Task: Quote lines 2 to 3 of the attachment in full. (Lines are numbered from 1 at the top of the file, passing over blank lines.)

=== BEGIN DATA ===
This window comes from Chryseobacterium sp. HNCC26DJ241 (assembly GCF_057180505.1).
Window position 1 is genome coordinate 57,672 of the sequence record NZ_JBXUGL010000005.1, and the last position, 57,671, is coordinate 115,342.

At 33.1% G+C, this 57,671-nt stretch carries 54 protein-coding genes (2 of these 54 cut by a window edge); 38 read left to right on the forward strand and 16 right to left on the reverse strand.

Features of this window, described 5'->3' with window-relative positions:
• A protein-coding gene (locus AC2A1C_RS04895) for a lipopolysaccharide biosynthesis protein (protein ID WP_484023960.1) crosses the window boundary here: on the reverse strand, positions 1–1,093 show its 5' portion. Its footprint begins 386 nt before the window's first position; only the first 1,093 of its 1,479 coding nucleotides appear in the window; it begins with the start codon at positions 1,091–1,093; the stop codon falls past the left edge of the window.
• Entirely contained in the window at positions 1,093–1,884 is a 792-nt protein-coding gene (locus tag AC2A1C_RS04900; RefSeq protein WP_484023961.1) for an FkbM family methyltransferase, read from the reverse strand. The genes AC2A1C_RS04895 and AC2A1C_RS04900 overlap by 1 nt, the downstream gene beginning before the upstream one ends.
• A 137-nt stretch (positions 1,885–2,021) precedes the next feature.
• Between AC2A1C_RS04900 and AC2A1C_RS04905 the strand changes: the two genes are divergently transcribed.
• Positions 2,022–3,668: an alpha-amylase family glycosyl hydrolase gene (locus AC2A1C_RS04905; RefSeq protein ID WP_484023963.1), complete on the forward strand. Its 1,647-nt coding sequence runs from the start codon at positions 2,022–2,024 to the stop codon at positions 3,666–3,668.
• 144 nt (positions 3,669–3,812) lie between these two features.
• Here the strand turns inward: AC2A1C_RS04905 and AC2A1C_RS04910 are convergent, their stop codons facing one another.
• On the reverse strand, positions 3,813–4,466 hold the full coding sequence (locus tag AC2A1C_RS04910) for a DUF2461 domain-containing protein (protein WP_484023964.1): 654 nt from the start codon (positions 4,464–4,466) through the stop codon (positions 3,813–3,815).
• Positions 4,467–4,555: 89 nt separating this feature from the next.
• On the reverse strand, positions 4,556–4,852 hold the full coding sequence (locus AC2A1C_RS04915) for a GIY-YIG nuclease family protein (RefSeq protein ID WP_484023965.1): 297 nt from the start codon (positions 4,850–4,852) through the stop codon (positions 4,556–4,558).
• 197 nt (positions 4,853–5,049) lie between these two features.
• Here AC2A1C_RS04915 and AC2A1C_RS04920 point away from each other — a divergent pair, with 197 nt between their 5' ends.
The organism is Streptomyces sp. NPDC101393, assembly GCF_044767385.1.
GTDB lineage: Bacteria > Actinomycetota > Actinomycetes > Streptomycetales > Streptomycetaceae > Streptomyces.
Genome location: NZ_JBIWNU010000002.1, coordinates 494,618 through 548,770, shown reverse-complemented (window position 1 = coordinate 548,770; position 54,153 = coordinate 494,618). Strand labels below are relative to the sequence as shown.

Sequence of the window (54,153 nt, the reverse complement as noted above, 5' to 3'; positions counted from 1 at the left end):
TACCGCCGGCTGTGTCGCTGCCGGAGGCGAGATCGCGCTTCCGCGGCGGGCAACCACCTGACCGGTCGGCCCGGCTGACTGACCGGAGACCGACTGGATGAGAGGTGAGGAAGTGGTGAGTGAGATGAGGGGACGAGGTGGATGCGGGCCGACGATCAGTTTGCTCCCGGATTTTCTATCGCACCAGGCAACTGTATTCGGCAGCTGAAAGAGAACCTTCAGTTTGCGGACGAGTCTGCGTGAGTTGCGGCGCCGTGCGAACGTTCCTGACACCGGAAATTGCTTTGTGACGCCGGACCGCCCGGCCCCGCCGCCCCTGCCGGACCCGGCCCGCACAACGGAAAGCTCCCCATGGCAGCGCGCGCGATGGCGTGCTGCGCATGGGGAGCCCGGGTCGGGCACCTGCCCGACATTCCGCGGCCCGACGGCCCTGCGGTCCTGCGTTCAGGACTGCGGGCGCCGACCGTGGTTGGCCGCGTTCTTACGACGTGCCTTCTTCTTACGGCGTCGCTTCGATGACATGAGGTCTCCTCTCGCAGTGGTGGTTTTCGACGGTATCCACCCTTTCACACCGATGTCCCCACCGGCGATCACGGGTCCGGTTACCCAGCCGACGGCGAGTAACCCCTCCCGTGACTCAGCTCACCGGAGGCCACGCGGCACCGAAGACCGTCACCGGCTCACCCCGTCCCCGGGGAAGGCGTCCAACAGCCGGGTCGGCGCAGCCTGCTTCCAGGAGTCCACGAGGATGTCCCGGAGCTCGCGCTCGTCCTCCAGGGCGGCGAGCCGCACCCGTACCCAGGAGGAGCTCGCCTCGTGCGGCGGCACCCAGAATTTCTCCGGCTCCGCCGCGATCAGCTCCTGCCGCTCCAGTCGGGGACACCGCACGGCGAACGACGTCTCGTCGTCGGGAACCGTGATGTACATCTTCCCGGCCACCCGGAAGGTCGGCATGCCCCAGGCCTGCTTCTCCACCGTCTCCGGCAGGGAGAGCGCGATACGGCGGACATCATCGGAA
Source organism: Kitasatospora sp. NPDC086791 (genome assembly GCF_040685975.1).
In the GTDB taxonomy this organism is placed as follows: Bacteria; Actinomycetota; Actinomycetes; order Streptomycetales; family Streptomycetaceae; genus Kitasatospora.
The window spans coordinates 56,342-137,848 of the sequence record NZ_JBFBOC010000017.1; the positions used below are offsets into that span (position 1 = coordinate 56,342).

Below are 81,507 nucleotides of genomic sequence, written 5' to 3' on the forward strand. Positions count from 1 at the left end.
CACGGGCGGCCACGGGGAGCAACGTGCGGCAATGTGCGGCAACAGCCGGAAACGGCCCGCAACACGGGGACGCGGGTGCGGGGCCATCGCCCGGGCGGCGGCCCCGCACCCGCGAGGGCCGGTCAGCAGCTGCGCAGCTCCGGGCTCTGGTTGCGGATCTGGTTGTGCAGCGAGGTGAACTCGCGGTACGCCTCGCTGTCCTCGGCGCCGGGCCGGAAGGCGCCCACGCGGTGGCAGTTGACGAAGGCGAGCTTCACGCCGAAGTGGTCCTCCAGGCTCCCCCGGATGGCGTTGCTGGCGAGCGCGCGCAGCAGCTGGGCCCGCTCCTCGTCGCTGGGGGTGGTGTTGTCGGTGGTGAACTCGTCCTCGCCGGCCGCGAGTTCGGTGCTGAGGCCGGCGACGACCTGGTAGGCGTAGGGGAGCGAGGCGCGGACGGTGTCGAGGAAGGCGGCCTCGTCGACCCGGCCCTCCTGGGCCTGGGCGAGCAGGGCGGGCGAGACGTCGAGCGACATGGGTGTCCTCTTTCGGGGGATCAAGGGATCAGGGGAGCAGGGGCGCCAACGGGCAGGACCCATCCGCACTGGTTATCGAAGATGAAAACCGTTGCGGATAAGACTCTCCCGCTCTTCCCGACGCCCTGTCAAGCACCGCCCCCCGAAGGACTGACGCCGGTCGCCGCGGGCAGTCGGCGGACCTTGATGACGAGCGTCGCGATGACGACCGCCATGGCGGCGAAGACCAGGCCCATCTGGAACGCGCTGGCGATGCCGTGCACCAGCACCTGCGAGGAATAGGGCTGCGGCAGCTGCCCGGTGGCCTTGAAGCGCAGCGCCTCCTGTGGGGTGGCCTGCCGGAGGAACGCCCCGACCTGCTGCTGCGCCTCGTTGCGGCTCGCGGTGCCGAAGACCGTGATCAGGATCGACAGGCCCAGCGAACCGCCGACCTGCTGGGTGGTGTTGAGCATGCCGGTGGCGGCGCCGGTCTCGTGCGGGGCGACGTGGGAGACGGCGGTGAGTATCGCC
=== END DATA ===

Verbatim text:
Window position 1 is genome coordinate 57,672 of the sequence record NZ_JBXUGL010000005.1, and the last position, 57,671, is coordinate 115,342.

At 33.1% G+C, this 57,671-nt stretch carries 54 protein-coding genes (2 of these 54 cut by a window edge); 38 read left to right on the forward strand and 16 right to left on the reverse strand.